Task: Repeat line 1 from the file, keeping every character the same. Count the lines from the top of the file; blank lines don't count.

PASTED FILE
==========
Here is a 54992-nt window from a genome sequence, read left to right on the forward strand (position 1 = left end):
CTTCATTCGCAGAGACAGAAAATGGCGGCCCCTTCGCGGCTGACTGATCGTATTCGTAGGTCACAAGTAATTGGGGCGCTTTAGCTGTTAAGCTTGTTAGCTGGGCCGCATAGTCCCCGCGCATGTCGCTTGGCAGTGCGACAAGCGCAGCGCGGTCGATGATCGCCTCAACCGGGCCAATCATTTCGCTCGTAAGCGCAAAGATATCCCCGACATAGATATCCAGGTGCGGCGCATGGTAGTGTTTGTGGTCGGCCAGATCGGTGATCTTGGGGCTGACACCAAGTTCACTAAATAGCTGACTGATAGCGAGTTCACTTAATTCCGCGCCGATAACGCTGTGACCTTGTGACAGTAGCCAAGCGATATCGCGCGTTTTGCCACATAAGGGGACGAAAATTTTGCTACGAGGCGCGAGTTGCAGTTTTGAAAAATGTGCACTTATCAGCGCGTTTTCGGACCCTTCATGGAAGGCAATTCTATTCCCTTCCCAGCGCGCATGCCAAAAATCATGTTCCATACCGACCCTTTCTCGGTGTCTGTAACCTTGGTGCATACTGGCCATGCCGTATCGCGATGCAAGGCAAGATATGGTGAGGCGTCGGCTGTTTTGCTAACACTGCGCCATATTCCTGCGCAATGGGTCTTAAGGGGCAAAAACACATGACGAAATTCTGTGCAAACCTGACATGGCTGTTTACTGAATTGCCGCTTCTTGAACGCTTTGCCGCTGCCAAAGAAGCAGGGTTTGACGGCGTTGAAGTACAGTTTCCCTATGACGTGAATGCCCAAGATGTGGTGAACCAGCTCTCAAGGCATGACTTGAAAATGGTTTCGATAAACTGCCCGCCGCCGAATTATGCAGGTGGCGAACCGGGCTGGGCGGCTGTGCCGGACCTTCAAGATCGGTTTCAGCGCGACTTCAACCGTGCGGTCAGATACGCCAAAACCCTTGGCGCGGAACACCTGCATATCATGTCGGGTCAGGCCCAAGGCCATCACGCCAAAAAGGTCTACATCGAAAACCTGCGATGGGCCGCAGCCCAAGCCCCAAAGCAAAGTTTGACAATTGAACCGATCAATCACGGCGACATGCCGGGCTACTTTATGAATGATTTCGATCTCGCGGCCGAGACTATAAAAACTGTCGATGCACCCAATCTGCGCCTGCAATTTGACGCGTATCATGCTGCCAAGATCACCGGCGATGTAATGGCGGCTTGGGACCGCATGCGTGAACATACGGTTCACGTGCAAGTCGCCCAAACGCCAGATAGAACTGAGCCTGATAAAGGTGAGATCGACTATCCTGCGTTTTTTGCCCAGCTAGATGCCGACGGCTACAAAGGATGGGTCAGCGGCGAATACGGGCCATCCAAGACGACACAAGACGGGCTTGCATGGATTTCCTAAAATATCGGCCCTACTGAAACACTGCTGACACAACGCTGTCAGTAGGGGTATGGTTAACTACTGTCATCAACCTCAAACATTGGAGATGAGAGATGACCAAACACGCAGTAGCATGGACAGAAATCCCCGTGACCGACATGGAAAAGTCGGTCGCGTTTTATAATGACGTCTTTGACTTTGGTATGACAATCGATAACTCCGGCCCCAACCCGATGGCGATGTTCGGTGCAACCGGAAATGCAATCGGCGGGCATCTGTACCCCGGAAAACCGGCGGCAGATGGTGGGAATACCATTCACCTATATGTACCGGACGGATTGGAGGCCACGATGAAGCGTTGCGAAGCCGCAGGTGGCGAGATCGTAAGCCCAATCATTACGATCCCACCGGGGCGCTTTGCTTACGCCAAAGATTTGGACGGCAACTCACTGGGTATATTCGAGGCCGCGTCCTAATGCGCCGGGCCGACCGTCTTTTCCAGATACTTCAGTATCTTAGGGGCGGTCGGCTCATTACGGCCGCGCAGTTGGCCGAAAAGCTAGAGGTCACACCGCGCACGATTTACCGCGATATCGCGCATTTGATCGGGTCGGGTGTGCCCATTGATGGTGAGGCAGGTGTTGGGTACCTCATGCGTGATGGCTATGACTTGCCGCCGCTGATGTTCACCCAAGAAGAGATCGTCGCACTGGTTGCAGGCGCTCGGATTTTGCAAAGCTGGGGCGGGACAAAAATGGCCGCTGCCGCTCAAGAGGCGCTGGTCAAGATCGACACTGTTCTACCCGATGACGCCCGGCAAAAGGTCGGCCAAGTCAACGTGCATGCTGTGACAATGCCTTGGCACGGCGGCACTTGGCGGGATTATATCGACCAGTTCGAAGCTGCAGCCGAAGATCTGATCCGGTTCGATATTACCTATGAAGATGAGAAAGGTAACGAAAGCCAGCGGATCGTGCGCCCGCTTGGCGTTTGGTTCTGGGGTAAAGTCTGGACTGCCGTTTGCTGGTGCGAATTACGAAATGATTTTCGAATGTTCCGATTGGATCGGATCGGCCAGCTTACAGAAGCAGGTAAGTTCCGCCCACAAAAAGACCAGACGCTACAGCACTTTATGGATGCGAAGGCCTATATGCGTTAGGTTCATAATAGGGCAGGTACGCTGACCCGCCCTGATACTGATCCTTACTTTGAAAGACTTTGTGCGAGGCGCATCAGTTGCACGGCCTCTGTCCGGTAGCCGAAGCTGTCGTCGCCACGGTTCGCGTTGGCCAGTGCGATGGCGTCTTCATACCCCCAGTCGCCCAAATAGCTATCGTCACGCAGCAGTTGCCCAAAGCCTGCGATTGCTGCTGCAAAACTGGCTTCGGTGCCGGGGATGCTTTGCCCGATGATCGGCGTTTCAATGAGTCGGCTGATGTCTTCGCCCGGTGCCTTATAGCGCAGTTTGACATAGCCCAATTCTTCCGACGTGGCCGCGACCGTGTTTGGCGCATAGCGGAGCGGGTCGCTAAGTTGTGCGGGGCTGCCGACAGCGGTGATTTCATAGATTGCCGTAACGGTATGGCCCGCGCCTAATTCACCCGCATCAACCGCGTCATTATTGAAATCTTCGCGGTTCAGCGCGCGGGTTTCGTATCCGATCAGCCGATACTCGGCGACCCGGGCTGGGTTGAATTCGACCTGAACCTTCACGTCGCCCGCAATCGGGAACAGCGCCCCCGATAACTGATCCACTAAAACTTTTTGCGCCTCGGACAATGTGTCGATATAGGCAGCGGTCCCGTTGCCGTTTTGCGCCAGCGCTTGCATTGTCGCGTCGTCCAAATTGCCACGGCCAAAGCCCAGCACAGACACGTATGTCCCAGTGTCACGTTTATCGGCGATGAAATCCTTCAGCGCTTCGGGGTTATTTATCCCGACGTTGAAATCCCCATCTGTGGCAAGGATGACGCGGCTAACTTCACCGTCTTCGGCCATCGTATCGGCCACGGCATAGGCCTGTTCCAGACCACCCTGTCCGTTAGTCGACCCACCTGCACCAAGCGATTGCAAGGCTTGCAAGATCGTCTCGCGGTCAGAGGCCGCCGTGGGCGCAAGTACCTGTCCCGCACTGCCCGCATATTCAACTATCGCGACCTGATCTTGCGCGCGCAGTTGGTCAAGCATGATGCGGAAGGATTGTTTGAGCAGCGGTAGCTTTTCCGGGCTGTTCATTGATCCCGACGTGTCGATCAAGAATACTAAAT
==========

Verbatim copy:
Here is a 54992-nt window from a genome sequence, read left to right on the forward strand (position 1 = left end):